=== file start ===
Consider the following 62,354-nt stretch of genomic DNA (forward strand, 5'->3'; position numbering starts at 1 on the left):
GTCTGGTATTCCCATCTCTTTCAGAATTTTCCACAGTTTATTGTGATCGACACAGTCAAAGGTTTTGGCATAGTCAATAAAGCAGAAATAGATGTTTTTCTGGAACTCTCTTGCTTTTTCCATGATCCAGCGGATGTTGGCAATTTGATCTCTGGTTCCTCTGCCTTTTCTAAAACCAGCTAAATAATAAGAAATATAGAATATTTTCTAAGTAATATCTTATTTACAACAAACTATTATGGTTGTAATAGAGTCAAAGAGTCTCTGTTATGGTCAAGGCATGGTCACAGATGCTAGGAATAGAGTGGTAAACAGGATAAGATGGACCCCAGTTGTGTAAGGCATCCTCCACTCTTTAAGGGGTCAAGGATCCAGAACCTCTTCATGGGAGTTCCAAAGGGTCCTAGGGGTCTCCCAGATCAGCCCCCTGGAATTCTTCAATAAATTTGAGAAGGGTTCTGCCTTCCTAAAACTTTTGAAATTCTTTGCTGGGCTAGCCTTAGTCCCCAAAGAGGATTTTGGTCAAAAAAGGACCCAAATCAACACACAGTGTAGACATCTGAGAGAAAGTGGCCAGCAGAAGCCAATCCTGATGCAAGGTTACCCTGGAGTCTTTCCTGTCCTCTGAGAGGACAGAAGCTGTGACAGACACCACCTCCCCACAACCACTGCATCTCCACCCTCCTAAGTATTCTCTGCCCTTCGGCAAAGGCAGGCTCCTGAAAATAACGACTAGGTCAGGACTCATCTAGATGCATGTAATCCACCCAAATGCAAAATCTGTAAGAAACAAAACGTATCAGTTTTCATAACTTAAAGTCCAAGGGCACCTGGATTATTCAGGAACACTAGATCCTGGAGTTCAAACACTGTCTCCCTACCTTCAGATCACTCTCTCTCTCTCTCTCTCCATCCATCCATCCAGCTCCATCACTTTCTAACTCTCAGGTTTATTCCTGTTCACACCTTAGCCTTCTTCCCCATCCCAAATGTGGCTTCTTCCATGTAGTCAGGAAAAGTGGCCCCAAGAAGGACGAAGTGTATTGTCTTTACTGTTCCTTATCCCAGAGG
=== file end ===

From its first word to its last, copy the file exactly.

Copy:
Consider the following 62,354-nt stretch of genomic DNA (forward strand, 5'->3'; position numbering starts at 1 on the left):
GTCTGGTATTCCCATCTCTTTCAGAATTTTCCACAGTTTATTGTGATCGACACAGTCAAAGGTTTTGGCATAGTCAATAAAGCAGAAATAGATGTTTTTCTGGAACTCTCTTGCTTTTTCCATGATCCAGCGGATGTTGGCAATTTGATCTCTGGTTCCTCTGCCTTTTCTAAAACCAGCTAAATAATAAGAAATATAGAATATTTTCTAAGTAATATCTTATTTACAACAAACTATTATGGTTGTAATAGAGTCAAAGAGTCTCTGTTATGGTCAAGGCATGGTCACAGATGCTAGGAATAGAGTGGTAAACAGGATAAGATGGACCCCAGTTGTGTAAGGCATCCTCCACTCTTTAAGGGGTCAAGGATCCAGAACCTCTTCATGGGAGTTCCAAAGGGTCCTAGGGGTCTCCCAGATCAGCCCCCTGGAATTCTTCAATAAATTTGAGAAGGGTTCTGCCTTCCTAAAACTTTTGAAATTCTTTGCTGGGCTAGCCTTAGTCCCCAAAGAGGATTTTGGTCAAAAAAGGACCCAAATCAACACACAGTGTAGACATCTGAGAGAAAGTGGCCAGCAGAAGCCAATCCTGATGCAAGGTTACCCTGGAGTCTTTCCTGTCCTCTGAGAGGACAGAAGCTGTGACAGACACCACCTCCCCACAACCACTGCATCTCCACCCTCCTAAGTATTCTCTGCCCTTCGGCAAAGGCAGGCTCCTGAAAATAACGACTAGGTCAGGACTCATCTAGATGCATGTAATCCACCCAAATGCAAAATCTGTAAGAAACAAAACGTATCAGTTTTCATAACTTAAAGTCCAAGGGCACCTGGATTATTCAGGAACACTAGATCCTGGAGTTCAAACACTGTCTCCCTACCTTCAGATCACTCTCTCTCTCTCTCTCTCCATCCATCCATCCAGCTCCATCACTTTCTAACTCTCAGGTTTATTCCTGTTCACACCTTAGCCTTCTTCCCCATCCCAAATGTGGCTTCTTCCATGTAGTCAGGAAAAGTGGCCCCAAGAAGGACGAAGTGTATTGTCTTTACTGTTCCTTATCCCAGAGG